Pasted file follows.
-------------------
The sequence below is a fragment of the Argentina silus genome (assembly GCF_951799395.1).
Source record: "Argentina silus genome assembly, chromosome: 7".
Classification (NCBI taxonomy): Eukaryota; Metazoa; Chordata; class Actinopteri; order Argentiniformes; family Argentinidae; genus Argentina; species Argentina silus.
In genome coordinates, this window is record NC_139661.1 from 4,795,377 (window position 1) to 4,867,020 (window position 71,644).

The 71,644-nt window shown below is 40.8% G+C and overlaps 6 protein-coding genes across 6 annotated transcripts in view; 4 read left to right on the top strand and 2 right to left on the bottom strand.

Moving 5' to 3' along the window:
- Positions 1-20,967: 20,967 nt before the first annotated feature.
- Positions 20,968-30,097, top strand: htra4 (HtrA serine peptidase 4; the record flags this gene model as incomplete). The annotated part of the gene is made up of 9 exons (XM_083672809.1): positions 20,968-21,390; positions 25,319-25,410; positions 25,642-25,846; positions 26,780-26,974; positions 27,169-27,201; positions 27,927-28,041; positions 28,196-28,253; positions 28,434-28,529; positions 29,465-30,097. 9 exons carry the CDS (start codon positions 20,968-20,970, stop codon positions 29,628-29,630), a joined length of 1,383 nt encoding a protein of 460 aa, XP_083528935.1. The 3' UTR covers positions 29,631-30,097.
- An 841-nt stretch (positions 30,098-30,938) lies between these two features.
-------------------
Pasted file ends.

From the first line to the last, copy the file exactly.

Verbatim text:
The sequence below is a fragment of the Argentina silus genome (assembly GCF_951799395.1).
Source record: "Argentina silus genome assembly, chromosome: 7".
Classification (NCBI taxonomy): Eukaryota; Metazoa; Chordata; class Actinopteri; order Argentiniformes; family Argentinidae; genus Argentina; species Argentina silus.
In genome coordinates, this window is record NC_139661.1 from 4,795,377 (window position 1) to 4,867,020 (window position 71,644).

The 71,644-nt window shown below is 40.8% G+C and overlaps 6 protein-coding genes across 6 annotated transcripts in view; 4 read left to right on the top strand and 2 right to left on the bottom strand.

Moving 5' to 3' along the window:
- Positions 1-20,967: 20,967 nt before the first annotated feature.
- Positions 20,968-30,097, top strand: htra4 (HtrA serine peptidase 4; the record flags this gene model as incomplete). The annotated part of the gene is made up of 9 exons (XM_083672809.1): positions 20,968-21,390; positions 25,319-25,410; positions 25,642-25,846; positions 26,780-26,974; positions 27,169-27,201; positions 27,927-28,041; positions 28,196-28,253; positions 28,434-28,529; positions 29,465-30,097. 9 exons carry the CDS (start codon positions 20,968-20,970, stop codon positions 29,628-29,630), a joined length of 1,383 nt encoding a protein of 460 aa, XP_083528935.1. The 3' UTR covers positions 29,631-30,097.
- An 841-nt stretch (positions 30,098-30,938) lies between these two features.